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I've got a Dell laptop that I use as a software developer box at work and find that the drive is usually the bottleneck. I'd like to hook up two 10k RPM drives that are striped for performance. I've looked for drive cases with RAID but there don't seem to be very many choices and I'm worried about compatibility with the drives (preferably SATA 2). Also I don't have a SATA connection on my machine so it'll have to USB 2.0 for now.

Am I headed down the right path or am I missing a much simpler configuration?


locked by HopelessN00b Jan 25 '15 at 0:31

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closed as primarily opinion-based by HopelessN00b Jan 25 '15 at 0:31

Many good questions generate some degree of opinion based on expert experience, but answers to this question will tend to be almost entirely based on opinions, rather than facts, references, or specific expertise.If this question can be reworded to fit the rules in the help center, please edit the question.

In practice your USB 2.0 interface will max out at around 30-40 MB/s. A single 10.000 rpm SATA 2 drive such as the WD Velociraptor will already saturate that connection. If you want to overcome the USB 2.0 bottleneck you can go for an eSATA ExpressCard. Models exist that have the RAID controller on the card.

As for keeping it simple and compact you will probably get the best performance by replacing your current internal drive with an Intel X25-M SSD. Stick to a 80 GB model, and complement it with a fast external 7.200 rpm 2,5' drive such as the Hitachi Travelstar 7K200 or the Western Digital Scorpio Black 320 GB.


On a laptop you might be better off with one of the Intel X25 SSD's or one of the fast OCZ ones. Any USB to SATA enclosure will do for this with the bonus that it's relatively compact and should not need an external power supply.


You have more options, consider the three listed below:

  1. Buy an powerfull monitor-less desktop with 2 or more high performance disks and do your development using Remote Desktop. Should work excellent over LAN, and even by WAN.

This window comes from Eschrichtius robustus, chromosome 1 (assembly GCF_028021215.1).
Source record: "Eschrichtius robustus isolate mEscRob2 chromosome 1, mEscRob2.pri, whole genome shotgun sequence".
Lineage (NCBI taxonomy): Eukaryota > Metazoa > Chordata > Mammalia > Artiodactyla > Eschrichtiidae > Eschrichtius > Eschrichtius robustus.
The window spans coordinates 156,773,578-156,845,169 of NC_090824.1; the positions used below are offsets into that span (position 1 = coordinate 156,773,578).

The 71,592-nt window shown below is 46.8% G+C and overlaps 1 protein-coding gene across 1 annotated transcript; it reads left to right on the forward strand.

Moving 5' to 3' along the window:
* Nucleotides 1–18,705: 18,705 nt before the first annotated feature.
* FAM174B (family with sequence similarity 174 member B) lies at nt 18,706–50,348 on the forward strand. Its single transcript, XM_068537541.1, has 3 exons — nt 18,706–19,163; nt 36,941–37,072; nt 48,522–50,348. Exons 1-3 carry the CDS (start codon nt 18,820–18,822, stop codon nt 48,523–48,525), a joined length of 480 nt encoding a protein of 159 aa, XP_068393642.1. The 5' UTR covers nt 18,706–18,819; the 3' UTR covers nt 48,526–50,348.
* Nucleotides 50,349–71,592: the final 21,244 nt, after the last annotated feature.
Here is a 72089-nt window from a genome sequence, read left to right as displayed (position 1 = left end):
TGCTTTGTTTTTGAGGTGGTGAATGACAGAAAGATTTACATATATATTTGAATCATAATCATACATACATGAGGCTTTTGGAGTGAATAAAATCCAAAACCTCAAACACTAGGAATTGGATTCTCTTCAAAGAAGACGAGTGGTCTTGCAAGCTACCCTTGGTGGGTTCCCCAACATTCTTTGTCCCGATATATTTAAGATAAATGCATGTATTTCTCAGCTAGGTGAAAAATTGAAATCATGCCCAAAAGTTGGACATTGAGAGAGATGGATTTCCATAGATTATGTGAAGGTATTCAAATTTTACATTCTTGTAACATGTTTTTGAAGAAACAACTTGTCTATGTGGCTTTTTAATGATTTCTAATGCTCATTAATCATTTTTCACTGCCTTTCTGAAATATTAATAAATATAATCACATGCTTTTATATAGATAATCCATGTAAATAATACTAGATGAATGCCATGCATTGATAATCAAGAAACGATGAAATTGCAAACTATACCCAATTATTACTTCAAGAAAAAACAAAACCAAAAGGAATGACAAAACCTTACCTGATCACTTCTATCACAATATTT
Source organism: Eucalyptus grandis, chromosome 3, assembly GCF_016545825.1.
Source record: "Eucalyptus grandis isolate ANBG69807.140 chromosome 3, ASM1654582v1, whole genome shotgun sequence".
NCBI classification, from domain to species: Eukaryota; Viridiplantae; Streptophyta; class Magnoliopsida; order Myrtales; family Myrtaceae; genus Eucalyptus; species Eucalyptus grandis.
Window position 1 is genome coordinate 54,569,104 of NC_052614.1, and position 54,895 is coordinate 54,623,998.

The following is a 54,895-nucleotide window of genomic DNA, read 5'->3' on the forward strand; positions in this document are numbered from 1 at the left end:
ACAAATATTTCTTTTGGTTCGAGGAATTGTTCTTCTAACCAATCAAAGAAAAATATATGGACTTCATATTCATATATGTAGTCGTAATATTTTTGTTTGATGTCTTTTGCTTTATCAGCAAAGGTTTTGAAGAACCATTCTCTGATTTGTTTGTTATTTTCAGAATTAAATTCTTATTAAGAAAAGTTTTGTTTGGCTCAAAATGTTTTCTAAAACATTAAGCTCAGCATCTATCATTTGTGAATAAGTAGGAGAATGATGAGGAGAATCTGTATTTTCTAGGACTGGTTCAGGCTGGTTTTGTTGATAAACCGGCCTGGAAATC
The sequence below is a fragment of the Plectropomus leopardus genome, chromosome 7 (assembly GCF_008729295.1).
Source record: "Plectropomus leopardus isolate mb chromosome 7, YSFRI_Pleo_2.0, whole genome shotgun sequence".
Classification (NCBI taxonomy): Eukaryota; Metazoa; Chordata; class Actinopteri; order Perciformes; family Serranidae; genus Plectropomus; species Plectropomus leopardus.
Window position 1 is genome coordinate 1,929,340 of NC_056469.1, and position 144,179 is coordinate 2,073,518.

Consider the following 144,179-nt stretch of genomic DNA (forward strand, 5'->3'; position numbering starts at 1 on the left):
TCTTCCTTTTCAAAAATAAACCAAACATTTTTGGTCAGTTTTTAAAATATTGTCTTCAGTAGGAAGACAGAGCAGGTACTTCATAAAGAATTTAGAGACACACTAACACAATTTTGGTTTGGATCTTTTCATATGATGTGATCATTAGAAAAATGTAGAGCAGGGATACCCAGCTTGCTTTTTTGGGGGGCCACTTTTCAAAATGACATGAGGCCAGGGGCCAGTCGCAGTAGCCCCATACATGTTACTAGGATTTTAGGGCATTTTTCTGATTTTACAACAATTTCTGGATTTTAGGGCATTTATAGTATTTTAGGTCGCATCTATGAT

2. Buy network storage box with RAID0 option and connect through 1Gbps LAN. On separate LAN segment you will get quite fast storage.

  3. Buy SATAII ExpressCard with two SATA connectors and connect your drives directly to your laptop. Make sure your OS can create a RAID0 configuration (typically these controllers cannot).

Check if your laptop can swap CD-ROM drive for a HDD - possible on some configurations, will give you option to run two HDDs internally.

I've often thought about possibility #1, but since remote desktop only supports one monitor on the target machine, you'd have to goof around with extra utilities to span across multiple monitors on the client machine and I'm not sure how that would work in practice. – Knox Jun 1 '09 at 9:51
RDP6 (available for most current Windows operating systems) adds dual monitor support to RDP. I haven't used it personally, but I'm planning on using it in the future. – Peter Bernier Jun 23 '09 at 18:58

Replace the internal drive with a faster one.

USB 2 will be slower than your internal drive no matter what you connect to it. Setting up RAID 0 via USB 2 will not solve your problem, it will make it worse: It will be both slower and more prone to failure than the internal drive.

If your laptop has an ExpressCard slot you can get an eSATA controller for less than US$50. The difference in speed compared to USB 2 is dramatic.

+1 for the eSata controller. This is the setup that I'm using at work. Connecting my external drive via USB gives me 50MB/s, via the eSata card I'm getting 100MB/s. ( I know the drive itself is capable of higher throughput, so I suspect the eSATA bus is tied to the PCI bus on the laptop rather than PCIe. :( ) – Peter Bernier Jun 23 '09 at 19:01

If you're going to do RAID 0, you had better have reliable backups. I would recommend RAID 1. Still very high performance, but at least you have a bit of fault tolerance. Disk is cheap and plentiful.


One thing you might want to consider is partitioning your HDD to multiple drives. In particular, I partition a ~4 GB piece out just for Virtual Memory. I've found a noticeable improvement while developing and testing when I've done this vs. computers that don't have this configuration.

It might also be beneficial to partition for other concerns (programs on one partition, data on another, etc., etc.), but definitely make a partition for your VM, it will save you time.

I know your question is more geared towards purchasing/configuring other equipment, but this can definitely help your development box if you're experiencing a bottleneck from your hard disk.